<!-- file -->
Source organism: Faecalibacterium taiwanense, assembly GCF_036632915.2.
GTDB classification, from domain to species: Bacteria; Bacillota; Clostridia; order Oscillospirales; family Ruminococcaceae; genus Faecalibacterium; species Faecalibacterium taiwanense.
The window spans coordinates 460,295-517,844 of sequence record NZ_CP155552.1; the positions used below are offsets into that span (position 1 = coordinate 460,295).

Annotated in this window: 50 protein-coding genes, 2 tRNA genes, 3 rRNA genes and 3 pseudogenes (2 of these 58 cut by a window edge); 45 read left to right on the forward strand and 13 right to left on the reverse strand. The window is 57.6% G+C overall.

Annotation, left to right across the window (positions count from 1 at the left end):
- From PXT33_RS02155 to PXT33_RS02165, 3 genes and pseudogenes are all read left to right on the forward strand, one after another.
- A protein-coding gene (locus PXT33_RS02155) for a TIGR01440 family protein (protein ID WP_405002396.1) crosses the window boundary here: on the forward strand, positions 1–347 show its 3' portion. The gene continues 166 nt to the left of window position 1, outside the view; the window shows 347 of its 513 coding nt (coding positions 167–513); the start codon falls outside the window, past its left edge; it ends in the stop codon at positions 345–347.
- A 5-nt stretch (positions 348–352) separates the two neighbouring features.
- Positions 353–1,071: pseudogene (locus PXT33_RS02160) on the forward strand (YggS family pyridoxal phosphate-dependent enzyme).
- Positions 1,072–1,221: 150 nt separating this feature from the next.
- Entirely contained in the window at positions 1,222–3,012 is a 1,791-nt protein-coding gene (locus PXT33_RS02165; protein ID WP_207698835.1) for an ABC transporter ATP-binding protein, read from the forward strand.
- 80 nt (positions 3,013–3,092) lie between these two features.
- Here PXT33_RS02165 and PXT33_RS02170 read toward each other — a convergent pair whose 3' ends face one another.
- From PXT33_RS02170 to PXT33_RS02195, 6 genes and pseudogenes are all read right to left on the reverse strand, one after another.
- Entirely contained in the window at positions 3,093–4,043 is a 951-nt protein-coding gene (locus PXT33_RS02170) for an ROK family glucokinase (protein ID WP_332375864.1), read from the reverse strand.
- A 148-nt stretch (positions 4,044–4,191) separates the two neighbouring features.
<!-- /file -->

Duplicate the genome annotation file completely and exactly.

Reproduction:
Source organism: Faecalibacterium taiwanense, assembly GCF_036632915.2.
GTDB classification, from domain to species: Bacteria; Bacillota; Clostridia; order Oscillospirales; family Ruminococcaceae; genus Faecalibacterium; species Faecalibacterium taiwanense.
The window spans coordinates 460,295-517,844 of sequence record NZ_CP155552.1; the positions used below are offsets into that span (position 1 = coordinate 460,295).

Annotated in this window: 50 protein-coding genes, 2 tRNA genes, 3 rRNA genes and 3 pseudogenes (2 of these 58 cut by a window edge); 45 read left to right on the forward strand and 13 right to left on the reverse strand. The window is 57.6% G+C overall.

Annotation, left to right across the window (positions count from 1 at the left end):
- From PXT33_RS02155 to PXT33_RS02165, 3 genes and pseudogenes are all read left to right on the forward strand, one after another.
- A protein-coding gene (locus PXT33_RS02155) for a TIGR01440 family protein (protein ID WP_405002396.1) crosses the window boundary here: on the forward strand, positions 1–347 show its 3' portion. The gene continues 166 nt to the left of window position 1, outside the view; the window shows 347 of its 513 coding nt (coding positions 167–513); the start codon falls outside the window, past its left edge; it ends in the stop codon at positions 345–347.
- A 5-nt stretch (positions 348–352) separates the two neighbouring features.
- Positions 353–1,071: pseudogene (locus PXT33_RS02160) on the forward strand (YggS family pyridoxal phosphate-dependent enzyme).
- Positions 1,072–1,221: 150 nt separating this feature from the next.
- Entirely contained in the window at positions 1,222–3,012 is a 1,791-nt protein-coding gene (locus PXT33_RS02165; protein ID WP_207698835.1) for an ABC transporter ATP-binding protein, read from the forward strand.
- 80 nt (positions 3,013–3,092) lie between these two features.
- Here PXT33_RS02165 and PXT33_RS02170 read toward each other — a convergent pair whose 3' ends face one another.
- From PXT33_RS02170 to PXT33_RS02195, 6 genes and pseudogenes are all read right to left on the reverse strand, one after another.
- Entirely contained in the window at positions 3,093–4,043 is a 951-nt protein-coding gene (locus PXT33_RS02170) for an ROK family glucokinase (protein ID WP_332375864.1), read from the reverse strand.
- A 148-nt stretch (positions 4,044–4,191) separates the two neighbouring features.